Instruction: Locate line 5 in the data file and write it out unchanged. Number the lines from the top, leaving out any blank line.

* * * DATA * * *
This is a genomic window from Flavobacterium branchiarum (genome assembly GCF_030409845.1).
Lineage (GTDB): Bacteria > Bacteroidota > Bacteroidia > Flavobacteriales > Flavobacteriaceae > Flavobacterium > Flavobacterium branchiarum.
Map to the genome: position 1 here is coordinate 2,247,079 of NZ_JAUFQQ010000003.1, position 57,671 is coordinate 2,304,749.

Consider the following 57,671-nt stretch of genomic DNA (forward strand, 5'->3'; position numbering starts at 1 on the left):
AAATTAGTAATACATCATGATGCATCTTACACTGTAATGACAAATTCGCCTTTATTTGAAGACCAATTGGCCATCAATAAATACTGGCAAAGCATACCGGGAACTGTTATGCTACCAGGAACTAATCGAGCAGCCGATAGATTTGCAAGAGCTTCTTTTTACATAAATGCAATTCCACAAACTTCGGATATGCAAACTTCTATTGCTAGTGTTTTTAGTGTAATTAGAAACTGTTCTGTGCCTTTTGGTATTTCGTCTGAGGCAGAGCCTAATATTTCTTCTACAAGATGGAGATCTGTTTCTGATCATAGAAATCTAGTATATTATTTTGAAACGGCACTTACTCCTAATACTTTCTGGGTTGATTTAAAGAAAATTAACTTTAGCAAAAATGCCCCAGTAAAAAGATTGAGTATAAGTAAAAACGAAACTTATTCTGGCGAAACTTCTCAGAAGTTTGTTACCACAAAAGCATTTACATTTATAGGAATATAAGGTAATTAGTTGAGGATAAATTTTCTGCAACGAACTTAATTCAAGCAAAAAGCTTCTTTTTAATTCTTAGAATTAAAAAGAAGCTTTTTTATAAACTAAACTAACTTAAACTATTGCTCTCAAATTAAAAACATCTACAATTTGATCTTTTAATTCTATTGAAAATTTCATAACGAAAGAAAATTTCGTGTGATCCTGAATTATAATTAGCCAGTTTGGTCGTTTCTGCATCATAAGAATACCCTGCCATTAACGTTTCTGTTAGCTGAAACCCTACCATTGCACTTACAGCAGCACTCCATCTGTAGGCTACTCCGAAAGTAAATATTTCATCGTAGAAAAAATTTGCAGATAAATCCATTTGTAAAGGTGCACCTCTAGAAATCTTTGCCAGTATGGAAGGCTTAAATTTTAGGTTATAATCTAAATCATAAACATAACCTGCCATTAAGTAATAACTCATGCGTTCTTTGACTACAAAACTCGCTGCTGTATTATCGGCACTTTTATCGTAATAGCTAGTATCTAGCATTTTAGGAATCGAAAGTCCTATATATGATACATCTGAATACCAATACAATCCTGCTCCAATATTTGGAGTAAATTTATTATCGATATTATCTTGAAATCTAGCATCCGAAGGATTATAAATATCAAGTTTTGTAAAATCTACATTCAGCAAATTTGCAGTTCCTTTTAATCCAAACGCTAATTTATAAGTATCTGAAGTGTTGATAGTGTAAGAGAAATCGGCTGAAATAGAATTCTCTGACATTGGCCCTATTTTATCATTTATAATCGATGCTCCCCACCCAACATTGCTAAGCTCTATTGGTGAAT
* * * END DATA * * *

AAATTAGTAATACATCATGATGCATCTTACACTGTAATGACAAATTCGCCTTTATTTGAAGACCAATTGGCCATCAATAAATACTGGCAAAGCATACCGGGAACTGTTATGCTACCAGGAACTAATCGAGCAGCCGATAGATTTGCAAGAGCTTCTTTTTACATAAATGCAATTCCACAAACTTCGGATATGCAAACTTCTATTGCTAGTGTTTTTAGTGTAATTAGAAACTGTTCTGTGCCTTTTGGTATTTCGTCTGAGGCAGAGCCTAATATTTCTTCTACAAGATGGAGATCTGTTTCTGATCATAGAAATCTAGTATATTATTTTGAAACGGCACTTACTCCTAATACTTTCTGGGTTGATTTAAAGAAAATTAACTTTAGCAAAAATGCCCCAGTAAAAAGATTGAGTATAAGTAAAAACGAAACTTATTCTGGCGAAACTTCTCAGAAGTTTGTTACCACAAAAGCATTTACATTTATAGGAATATAAGGTAATTAGTTGAGGATAAATTTTCTGCAACGAACTTAATTCAAGCAAAAAGCTTCTTTTTAATTCTTAGAATTAAAAAGAAGCTTTTTTATAAACTAAACTAACTTAAACTATTGCTCTCAAATTAAAAACATCTACAATTTGATCTTTTAATTCTATTGAAAATTTCATAACGAAAGAAAATTTCGTGTGATCCTGAATTATAATTAGCCAGTTTGGTCGTTTCTGCATCATAAGAATACCCTGCCATTAACGTTTCTGTTAGCTGAAACCCTACCATTGCACTTACAGCAGCACTCCATCTGTAGGCTACTCCGAAAGTAAATATTTCATCGTAGAAAAAATTTGCAGATAAATCCATTTGTAAAGGTGCACCTCTAGAAATCTTTGCCAGTATGGAAGGCTTAAATTTTAGGTTATAATCTAAATCATAAACATAACCTGCCATTAAGTAATAACTCATGCGTTCTTTGACTACAAAACTCGCTGCTGTATTATCGGCACTTTTATCGTAATAGCTAGTATCTAGCATTTTAGGAATCGAAAGTCCTATATATGATACATCTGAATACCAATACAATCCTGCTCCAATATTTGGAGTAAATTTATTATCGATATTATCTTGAAATCTAGCATCCGAAGGATTATAAATATCAAGTTTTGTAAAATCTACATTCAGCAAATTTGCAGTTCCTTTTAATCCAAACGCTAATTTATAAGTATCTGAAGTGTTGATAGTGTAAGAGAAATCGGCTGAAATAGAATTCTCTGACATTGGCCCTATTTTATCATTTATAATCGATGCTCCCCACCCAACATTGCTAAGCTCTATTGGTGAAT